where the SL descriptor provides unambiguous mapping between an ISO/IEC 14496-1 ES_ID value and an ITU-T Rec. H.222.0 |
ISO/IEC 13818-1 elementary_PID value.
Table 2-73 – SL descriptor
Syntax
No. of bits
Mnemonic
8
8
16
uimsbf
uimsbf
uimsbf
SL_descriptor () {
descriptor_tag
descriptor_length
ES_ID
}
2.6.43
Semantic definition of fields in SL descriptor
ES_ID – This 16-bit field shall specify the identifier of an ISO/IEC 14496-1 SL-packetized stream.
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2.6.44
FMC descriptor
The FMC descriptor indicates that the ISO/IEC 14496-1 FlexMux tool has been used to multiplex ISO/IEC 14496-1
SL-packetized streams into a FlexMux stream before encapsulation in PES packets or ISO//IEC14496_sections. The
FMC descriptor associates FlexMux channels to the ES_ID values of the SL-packetized streams in the FlexMux stream.
An FMC descriptor is required for each program element referenced by an elementary_PID value in a Transport Stream
and for each elementary_stream_id in a Program Stream that conveys a FlexMux stream. Within a Transport Stream,
the FMC descriptor shall be conveyed for the corresponding elementary stream in the descriptor loop immediately
following the ES_info_length field in the Program Map Table. If a Program Stream Map is present in a Program
Stream, the FMC descriptor shall be conveyed in the descriptor loop immediately following the
elementary_stream_info_length field in the Program Stream Map.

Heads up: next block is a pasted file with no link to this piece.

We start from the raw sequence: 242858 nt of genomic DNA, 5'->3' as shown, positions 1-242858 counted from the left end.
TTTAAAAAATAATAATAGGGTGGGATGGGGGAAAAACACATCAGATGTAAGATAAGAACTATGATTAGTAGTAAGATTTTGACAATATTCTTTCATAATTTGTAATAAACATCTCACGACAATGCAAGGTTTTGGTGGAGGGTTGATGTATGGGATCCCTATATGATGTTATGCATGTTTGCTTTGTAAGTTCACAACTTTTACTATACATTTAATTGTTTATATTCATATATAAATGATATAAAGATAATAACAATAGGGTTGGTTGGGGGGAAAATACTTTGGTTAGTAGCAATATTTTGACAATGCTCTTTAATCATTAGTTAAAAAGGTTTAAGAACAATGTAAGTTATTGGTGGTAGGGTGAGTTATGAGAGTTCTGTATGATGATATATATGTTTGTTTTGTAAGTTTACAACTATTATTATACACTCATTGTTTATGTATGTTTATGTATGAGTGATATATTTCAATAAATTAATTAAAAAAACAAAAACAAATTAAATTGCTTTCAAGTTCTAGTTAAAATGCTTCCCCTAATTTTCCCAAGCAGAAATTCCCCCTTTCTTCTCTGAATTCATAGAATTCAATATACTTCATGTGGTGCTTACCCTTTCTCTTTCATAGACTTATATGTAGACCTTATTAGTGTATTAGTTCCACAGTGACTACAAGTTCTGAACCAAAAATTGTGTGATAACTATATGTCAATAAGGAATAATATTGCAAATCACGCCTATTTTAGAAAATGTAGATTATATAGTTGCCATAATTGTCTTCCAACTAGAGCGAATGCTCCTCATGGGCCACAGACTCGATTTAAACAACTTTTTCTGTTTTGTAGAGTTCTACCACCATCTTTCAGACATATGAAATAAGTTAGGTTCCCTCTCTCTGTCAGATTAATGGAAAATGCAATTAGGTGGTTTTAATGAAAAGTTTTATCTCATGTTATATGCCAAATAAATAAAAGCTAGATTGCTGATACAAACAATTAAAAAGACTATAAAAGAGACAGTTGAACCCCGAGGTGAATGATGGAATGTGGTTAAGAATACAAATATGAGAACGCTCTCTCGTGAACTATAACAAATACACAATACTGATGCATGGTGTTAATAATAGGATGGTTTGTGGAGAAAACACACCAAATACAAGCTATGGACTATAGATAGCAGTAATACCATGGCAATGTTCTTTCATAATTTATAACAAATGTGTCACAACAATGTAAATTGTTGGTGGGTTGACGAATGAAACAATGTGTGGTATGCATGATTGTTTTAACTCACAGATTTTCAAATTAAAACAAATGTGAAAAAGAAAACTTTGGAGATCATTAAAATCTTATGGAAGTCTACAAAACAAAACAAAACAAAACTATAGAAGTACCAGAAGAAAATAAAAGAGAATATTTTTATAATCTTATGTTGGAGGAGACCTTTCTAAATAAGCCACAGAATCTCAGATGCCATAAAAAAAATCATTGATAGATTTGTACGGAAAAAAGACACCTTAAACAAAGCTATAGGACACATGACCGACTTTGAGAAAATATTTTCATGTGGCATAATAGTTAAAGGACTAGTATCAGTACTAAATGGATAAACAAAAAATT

For each SL_packetized stream in a FlexMux stream, the FlexMux channel shall be identified by a single entry in the
FMC descriptor.
Table 2-74 – FMC descriptor
Syntax
No. of bits
Mnemonic
8
8
uimsbf
uimsbf
16
8
uimsbf
uimsbf
FMC_descriptor () {
descriptor_tag
descriptor_length
for (i = 0; i < descriptor_length; i + = 3) {
ES_ID
FlexMuxChannel
}
}
2.6.45
Semantic definition of fields in FMC descriptor
ES_ID – This 16-bit field specifies the identifier of an ISO/IEC 14496-1 SL-packetized stream.
FlexMuxChannel – This 8-bit field specifies the number of the FlexMux channel used for this SL-packetized stream.
2.6.46
External_ES_ID descriptor
The External_ES_ID descriptor assigns an ES_ID, as defined in ISO/IEC 14496-1, to a program element to which no
ES_ID value has been assigned by other means. This ES_ID allows reference to a non-ISO/IEC 14496 component in
the scene description or, for example, to associate a non-ISO/IEC 14496 component with an IPMP stream.
Within a Transport stream, the assignment of an ES_ID shall be made by conveying an External_ES_ID descriptor for
the corresponding elementary stream in the descriptor loop immediately following the ES_info_length field in the
Program Map Table. If a Program Stream Map is present in a Program Stream, the External_ES_ID descriptor shall be